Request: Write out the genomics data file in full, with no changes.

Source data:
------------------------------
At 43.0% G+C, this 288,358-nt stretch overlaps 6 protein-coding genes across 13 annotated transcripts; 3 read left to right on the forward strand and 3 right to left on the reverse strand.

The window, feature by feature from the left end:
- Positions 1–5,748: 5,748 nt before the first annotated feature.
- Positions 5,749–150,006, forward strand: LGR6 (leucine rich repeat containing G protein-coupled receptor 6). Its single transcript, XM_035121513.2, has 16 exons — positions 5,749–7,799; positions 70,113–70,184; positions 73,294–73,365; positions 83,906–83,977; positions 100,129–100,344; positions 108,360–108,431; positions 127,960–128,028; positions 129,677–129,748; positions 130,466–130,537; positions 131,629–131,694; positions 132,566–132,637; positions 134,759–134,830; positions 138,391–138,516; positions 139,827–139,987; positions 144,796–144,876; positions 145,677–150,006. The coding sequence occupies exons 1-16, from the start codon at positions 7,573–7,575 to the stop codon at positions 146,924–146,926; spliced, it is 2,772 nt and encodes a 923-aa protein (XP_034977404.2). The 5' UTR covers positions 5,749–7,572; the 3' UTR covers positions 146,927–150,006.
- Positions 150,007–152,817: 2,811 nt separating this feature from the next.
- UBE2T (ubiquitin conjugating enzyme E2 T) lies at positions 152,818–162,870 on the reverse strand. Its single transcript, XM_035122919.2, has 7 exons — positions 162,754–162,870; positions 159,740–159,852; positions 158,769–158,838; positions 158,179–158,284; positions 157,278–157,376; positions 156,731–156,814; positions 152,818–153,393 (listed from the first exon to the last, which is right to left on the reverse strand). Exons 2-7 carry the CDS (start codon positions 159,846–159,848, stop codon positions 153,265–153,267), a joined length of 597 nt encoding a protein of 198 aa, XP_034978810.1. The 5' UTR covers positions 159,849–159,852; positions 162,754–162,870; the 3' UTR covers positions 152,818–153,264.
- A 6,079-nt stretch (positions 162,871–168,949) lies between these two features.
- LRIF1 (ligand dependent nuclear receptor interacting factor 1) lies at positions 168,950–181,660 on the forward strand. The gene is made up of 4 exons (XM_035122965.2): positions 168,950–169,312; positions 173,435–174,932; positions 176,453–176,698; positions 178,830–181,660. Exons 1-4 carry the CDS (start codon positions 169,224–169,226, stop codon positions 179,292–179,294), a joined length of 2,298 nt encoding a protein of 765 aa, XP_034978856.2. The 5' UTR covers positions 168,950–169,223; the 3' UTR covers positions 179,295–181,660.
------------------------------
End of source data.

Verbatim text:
At 43.0% G+C, this 288,358-nt stretch overlaps 6 protein-coding genes across 13 annotated transcripts; 3 read left to right on the forward strand and 3 right to left on the reverse strand.

The window, feature by feature from the left end:
- Positions 1–5,748: 5,748 nt before the first annotated feature.
- Positions 5,749–150,006, forward strand: LGR6 (leucine rich repeat containing G protein-coupled receptor 6). Its single transcript, XM_035121513.2, has 16 exons — positions 5,749–7,799; positions 70,113–70,184; positions 73,294–73,365; positions 83,906–83,977; positions 100,129–100,344; positions 108,360–108,431; positions 127,960–128,028; positions 129,677–129,748; positions 130,466–130,537; positions 131,629–131,694; positions 132,566–132,637; positions 134,759–134,830; positions 138,391–138,516; positions 139,827–139,987; positions 144,796–144,876; positions 145,677–150,006. The coding sequence occupies exons 1-16, from the start codon at positions 7,573–7,575 to the stop codon at positions 146,924–146,926; spliced, it is 2,772 nt and encodes a 923-aa protein (XP_034977404.2). The 5' UTR covers positions 5,749–7,572; the 3' UTR covers positions 146,927–150,006.
- Positions 150,007–152,817: 2,811 nt separating this feature from the next.
- UBE2T (ubiquitin conjugating enzyme E2 T) lies at positions 152,818–162,870 on the reverse strand. Its single transcript, XM_035122919.2, has 7 exons — positions 162,754–162,870; positions 159,740–159,852; positions 158,769–158,838; positions 158,179–158,284; positions 157,278–157,376; positions 156,731–156,814; positions 152,818–153,393 (listed from the first exon to the last, which is right to left on the reverse strand). Exons 2-7 carry the CDS (start codon positions 159,846–159,848, stop codon positions 153,265–153,267), a joined length of 597 nt encoding a protein of 198 aa, XP_034978810.1. The 5' UTR covers positions 159,849–159,852; positions 162,754–162,870; the 3' UTR covers positions 152,818–153,264.
- A 6,079-nt stretch (positions 162,871–168,949) lies between these two features.
- LRIF1 (ligand dependent nuclear receptor interacting factor 1) lies at positions 168,950–181,660 on the forward strand. The gene is made up of 4 exons (XM_035122965.2): positions 168,950–169,312; positions 173,435–174,932; positions 176,453–176,698; positions 178,830–181,660. Exons 1-4 carry the CDS (start codon positions 169,224–169,226, stop codon positions 179,292–179,294), a joined length of 2,298 nt encoding a protein of 765 aa, XP_034978856.2. The 5' UTR covers positions 168,950–169,223; the 3' UTR covers positions 179,295–181,660.